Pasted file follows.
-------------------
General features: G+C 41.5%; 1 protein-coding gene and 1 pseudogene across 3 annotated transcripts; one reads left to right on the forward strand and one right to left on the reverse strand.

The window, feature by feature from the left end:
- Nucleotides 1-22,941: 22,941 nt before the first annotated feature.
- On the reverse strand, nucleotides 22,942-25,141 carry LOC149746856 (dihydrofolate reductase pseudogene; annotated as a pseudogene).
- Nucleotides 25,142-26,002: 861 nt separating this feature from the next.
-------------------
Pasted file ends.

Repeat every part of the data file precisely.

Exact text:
General features: G+C 41.5%; 1 protein-coding gene and 1 pseudogene across 3 annotated transcripts; one reads left to right on the forward strand and one right to left on the reverse strand.

The window, feature by feature from the left end:
- Nucleotides 1-22,941: 22,941 nt before the first annotated feature.
- On the reverse strand, nucleotides 22,942-25,141 carry LOC149746856 (dihydrofolate reductase pseudogene; annotated as a pseudogene).
- Nucleotides 25,142-26,002: 861 nt separating this feature from the next.